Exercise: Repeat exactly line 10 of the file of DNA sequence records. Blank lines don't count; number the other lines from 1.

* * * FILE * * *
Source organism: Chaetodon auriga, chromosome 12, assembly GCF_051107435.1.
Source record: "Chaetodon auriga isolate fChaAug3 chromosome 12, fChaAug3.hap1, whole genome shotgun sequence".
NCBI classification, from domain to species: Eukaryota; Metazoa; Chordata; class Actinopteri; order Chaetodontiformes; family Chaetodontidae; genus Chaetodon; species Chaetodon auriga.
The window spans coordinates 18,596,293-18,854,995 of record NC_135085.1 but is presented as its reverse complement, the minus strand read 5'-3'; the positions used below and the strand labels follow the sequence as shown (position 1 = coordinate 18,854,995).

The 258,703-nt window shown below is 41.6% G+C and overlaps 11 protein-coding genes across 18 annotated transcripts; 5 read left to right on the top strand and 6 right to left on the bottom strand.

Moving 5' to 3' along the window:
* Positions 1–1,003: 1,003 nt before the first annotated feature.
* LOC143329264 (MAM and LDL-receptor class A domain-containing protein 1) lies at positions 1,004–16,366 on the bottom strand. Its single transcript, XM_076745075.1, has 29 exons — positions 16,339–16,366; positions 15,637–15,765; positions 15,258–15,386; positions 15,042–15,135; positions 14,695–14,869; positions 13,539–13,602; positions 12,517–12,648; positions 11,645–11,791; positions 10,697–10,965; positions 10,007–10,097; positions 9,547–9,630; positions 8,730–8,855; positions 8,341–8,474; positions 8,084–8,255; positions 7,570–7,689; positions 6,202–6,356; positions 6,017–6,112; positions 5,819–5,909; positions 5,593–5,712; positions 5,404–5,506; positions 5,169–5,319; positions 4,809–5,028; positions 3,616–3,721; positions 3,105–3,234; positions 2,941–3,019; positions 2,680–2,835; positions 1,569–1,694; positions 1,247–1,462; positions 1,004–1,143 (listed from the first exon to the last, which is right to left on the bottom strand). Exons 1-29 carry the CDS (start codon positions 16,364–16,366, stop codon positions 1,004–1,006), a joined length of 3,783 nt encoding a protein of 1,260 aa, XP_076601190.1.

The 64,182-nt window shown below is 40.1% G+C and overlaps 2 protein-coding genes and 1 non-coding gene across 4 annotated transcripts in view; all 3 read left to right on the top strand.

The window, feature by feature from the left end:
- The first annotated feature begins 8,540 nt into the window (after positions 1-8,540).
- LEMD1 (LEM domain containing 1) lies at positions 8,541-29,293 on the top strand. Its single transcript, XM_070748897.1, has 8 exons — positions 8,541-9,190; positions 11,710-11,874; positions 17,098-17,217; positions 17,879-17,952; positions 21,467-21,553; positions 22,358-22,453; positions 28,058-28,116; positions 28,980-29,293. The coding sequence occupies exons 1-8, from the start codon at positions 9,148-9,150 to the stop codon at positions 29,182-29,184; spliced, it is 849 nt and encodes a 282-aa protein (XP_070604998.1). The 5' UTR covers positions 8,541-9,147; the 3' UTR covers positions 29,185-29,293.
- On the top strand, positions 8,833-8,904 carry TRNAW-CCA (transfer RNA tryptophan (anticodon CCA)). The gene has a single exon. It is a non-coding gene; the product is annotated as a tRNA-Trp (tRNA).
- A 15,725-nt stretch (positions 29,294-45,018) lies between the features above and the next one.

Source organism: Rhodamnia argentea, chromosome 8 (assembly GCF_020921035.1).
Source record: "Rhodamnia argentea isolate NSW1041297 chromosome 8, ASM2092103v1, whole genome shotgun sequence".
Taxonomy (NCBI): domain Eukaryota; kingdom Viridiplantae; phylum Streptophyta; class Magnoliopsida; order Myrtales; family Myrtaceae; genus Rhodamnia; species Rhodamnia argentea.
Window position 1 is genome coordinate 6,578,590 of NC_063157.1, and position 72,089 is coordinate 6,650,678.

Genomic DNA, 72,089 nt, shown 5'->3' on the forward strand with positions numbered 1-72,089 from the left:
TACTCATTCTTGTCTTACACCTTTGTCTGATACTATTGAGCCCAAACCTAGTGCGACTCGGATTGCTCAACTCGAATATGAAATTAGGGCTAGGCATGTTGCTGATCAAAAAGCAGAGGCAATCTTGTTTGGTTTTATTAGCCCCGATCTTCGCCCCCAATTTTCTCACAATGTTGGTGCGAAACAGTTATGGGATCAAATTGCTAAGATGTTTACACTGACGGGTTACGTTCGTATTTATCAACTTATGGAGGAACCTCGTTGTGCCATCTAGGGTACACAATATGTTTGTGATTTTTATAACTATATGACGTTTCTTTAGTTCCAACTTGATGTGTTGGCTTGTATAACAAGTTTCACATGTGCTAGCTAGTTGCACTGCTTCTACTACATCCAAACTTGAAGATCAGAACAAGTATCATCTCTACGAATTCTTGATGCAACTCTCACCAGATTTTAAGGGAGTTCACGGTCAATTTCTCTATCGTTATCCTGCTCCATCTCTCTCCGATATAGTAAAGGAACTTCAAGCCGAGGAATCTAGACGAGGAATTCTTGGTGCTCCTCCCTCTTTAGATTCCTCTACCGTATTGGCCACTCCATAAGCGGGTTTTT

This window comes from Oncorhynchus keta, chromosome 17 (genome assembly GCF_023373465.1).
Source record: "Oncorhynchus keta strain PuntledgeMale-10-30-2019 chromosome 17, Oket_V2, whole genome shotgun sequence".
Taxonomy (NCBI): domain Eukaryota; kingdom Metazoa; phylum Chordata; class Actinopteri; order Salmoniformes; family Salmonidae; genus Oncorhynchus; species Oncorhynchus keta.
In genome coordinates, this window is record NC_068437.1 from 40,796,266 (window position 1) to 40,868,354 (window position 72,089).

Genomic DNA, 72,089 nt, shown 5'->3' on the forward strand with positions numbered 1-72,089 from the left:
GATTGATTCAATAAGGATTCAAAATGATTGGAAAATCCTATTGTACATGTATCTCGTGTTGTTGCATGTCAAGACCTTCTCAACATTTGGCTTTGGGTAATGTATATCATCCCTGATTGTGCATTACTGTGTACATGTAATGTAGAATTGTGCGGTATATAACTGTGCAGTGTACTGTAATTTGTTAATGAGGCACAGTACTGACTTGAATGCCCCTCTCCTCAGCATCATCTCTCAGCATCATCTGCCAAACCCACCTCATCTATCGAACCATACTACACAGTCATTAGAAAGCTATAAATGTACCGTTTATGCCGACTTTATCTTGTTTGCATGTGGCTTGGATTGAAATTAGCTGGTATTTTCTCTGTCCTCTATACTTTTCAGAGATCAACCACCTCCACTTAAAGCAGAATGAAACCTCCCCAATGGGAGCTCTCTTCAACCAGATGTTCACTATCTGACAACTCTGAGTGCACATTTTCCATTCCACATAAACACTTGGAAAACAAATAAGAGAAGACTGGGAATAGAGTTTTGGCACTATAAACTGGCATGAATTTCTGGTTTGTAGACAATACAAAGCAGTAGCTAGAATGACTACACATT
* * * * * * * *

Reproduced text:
The window, feature by feature from the left end: